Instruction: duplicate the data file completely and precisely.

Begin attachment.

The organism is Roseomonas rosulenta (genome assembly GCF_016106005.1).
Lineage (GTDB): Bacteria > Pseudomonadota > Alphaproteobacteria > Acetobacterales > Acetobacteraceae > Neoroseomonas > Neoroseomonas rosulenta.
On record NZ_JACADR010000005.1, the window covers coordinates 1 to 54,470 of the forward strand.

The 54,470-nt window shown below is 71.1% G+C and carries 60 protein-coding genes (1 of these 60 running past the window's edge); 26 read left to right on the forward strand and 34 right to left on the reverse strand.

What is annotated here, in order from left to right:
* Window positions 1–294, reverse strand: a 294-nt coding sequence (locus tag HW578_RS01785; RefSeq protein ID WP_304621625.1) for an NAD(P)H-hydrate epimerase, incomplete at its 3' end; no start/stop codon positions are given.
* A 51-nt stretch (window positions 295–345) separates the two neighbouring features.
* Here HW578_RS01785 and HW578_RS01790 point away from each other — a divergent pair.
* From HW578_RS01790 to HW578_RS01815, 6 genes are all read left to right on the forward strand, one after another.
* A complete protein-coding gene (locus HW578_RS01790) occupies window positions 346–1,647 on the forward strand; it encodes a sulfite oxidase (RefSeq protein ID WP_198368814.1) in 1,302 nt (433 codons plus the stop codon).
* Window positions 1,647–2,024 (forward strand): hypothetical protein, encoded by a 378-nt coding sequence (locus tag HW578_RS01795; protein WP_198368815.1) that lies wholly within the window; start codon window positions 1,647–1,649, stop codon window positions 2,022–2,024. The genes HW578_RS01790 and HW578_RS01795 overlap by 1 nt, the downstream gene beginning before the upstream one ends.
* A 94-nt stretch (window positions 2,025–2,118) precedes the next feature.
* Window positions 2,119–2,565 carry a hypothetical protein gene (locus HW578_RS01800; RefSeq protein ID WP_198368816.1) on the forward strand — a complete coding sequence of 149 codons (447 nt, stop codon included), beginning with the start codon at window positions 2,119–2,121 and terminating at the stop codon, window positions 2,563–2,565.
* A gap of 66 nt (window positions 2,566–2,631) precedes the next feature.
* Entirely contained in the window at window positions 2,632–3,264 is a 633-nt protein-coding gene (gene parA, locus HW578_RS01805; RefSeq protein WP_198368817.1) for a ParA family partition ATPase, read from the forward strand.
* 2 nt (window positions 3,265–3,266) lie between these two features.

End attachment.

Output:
The organism is Roseomonas rosulenta (genome assembly GCF_016106005.1).
Lineage (GTDB): Bacteria > Pseudomonadota > Alphaproteobacteria > Acetobacterales > Acetobacteraceae > Neoroseomonas > Neoroseomonas rosulenta.
On record NZ_JACADR010000005.1, the window covers coordinates 1 to 54,470 of the forward strand.

The 54,470-nt window shown below is 71.1% G+C and carries 60 protein-coding genes (1 of these 60 running past the window's edge); 26 read left to right on the forward strand and 34 right to left on the reverse strand.

What is annotated here, in order from left to right:
* Window positions 1–294, reverse strand: a 294-nt coding sequence (locus tag HW578_RS01785; RefSeq protein ID WP_304621625.1) for an NAD(P)H-hydrate epimerase, incomplete at its 3' end; no start/stop codon positions are given.
* A 51-nt stretch (window positions 295–345) separates the two neighbouring features.
* Here HW578_RS01785 and HW578_RS01790 point away from each other — a divergent pair.
* From HW578_RS01790 to HW578_RS01815, 6 genes are all read left to right on the forward strand, one after another.
* A complete protein-coding gene (locus HW578_RS01790) occupies window positions 346–1,647 on the forward strand; it encodes a sulfite oxidase (RefSeq protein ID WP_198368814.1) in 1,302 nt (433 codons plus the stop codon).
* Window positions 1,647–2,024 (forward strand): hypothetical protein, encoded by a 378-nt coding sequence (locus tag HW578_RS01795; protein WP_198368815.1) that lies wholly within the window; start codon window positions 1,647–1,649, stop codon window positions 2,022–2,024. The genes HW578_RS01790 and HW578_RS01795 overlap by 1 nt, the downstream gene beginning before the upstream one ends.
* A 94-nt stretch (window positions 2,025–2,118) precedes the next feature.
* Window positions 2,119–2,565 carry a hypothetical protein gene (locus HW578_RS01800; RefSeq protein ID WP_198368816.1) on the forward strand — a complete coding sequence of 149 codons (447 nt, stop codon included), beginning with the start codon at window positions 2,119–2,121 and terminating at the stop codon, window positions 2,563–2,565.
* A gap of 66 nt (window positions 2,566–2,631) precedes the next feature.
* Entirely contained in the window at window positions 2,632–3,264 is a 633-nt protein-coding gene (gene parA, locus HW578_RS01805; RefSeq protein WP_198368817.1) for a ParA family partition ATPase, read from the forward strand.
* 2 nt (window positions 3,265–3,266) lie between these two features.